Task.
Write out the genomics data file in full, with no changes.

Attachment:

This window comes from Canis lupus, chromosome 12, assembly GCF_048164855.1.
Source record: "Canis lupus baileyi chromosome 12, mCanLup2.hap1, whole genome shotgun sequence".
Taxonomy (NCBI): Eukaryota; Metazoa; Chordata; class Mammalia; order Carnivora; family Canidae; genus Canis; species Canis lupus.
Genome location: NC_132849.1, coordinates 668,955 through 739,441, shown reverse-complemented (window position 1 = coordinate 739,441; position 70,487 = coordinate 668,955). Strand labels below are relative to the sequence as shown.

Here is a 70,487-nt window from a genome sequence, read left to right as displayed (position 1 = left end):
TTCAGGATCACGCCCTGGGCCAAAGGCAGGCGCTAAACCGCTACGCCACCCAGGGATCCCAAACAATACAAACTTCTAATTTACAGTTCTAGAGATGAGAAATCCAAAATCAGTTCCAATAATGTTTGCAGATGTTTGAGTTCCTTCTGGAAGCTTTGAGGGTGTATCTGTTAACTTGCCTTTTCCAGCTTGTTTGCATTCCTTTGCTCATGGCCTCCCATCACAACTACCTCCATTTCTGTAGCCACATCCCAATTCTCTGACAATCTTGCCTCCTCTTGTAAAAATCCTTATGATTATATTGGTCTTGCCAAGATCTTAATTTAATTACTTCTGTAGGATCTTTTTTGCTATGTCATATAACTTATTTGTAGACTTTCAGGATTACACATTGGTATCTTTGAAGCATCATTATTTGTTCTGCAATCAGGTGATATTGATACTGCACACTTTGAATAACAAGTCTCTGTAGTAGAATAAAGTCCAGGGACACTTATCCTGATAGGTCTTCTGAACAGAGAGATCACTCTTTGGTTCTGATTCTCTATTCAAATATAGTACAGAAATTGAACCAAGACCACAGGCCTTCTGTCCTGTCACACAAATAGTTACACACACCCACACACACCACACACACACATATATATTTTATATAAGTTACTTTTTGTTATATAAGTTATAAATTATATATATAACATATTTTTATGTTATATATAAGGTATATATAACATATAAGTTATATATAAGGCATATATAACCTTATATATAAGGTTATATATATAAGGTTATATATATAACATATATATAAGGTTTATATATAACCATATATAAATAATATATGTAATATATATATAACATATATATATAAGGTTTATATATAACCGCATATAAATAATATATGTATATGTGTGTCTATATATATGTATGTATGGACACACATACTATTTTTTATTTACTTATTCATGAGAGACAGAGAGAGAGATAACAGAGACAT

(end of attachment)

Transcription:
This window comes from Canis lupus, chromosome 12, assembly GCF_048164855.1.
Source record: "Canis lupus baileyi chromosome 12, mCanLup2.hap1, whole genome shotgun sequence".
Taxonomy (NCBI): Eukaryota; Metazoa; Chordata; class Mammalia; order Carnivora; family Canidae; genus Canis; species Canis lupus.
Genome location: NC_132849.1, coordinates 668,955 through 739,441, shown reverse-complemented (window position 1 = coordinate 739,441; position 70,487 = coordinate 668,955). Strand labels below are relative to the sequence as shown.

Here is a 70,487-nt window from a genome sequence, read left to right as displayed (position 1 = left end):
TTCAGGATCACGCCCTGGGCCAAAGGCAGGCGCTAAACCGCTACGCCACCCAGGGATCCCAAACAATACAAACTTCTAATTTACAGTTCTAGAGATGAGAAATCCAAAATCAGTTCCAATAATGTTTGCAGATGTTTGAGTTCCTTCTGGAAGCTTTGAGGGTGTATCTGTTAACTTGCCTTTTCCAGCTTGTTTGCATTCCTTTGCTCATGGCCTCCCATCACAACTACCTCCATTTCTGTAGCCACATCCCAATTCTCTGACAATCTTGCCTCCTCTTGTAAAAATCCTTATGATTATATTGGTCTTGCCAAGATCTTAATTTAATTACTTCTGTAGGATCTTTTTTGCTATGTCATATAACTTATTTGTAGACTTTCAGGATTACACATTGGTATCTTTGAAGCATCATTATTTGTTCTGCAATCAGGTGATATTGATACTGCACACTTTGAATAACAAGTCTCTGTAGTAGAATAAAGTCCAGGGACACTTATCCTGATAGGTCTTCTGAACAGAGAGATCACTCTTTGGTTCTGATTCTCTATTCAAATATAGTACAGAAATTGAACCAAGACCACAGGCCTTCTGTCCTGTCACACAAATAGTTACACACACCCACACACACCACACACACACATATATATTTTATATAAGTTACTTTTTGTTATATAAGTTATAAATTATATATATAACATATTTTTATGTTATATATAAGGTATATATAACATATAAGTTATATATAAGGCATATATAACCTTATATATAAGGTTATATATATAAGGTTATATATATAACATATATATAAGGTTTATATATAACCATATATAAATAATATATGTAATATATATATAACATATATATATAAGGTTTATATATAACCGCATATAAATAATATATGTATATGTGTGTCTATATATATGTATGTATGGACACACATACTATTTTTTATTTACTTATTCATGAGAGACAGAGAGAGAGATAACAGAGACAT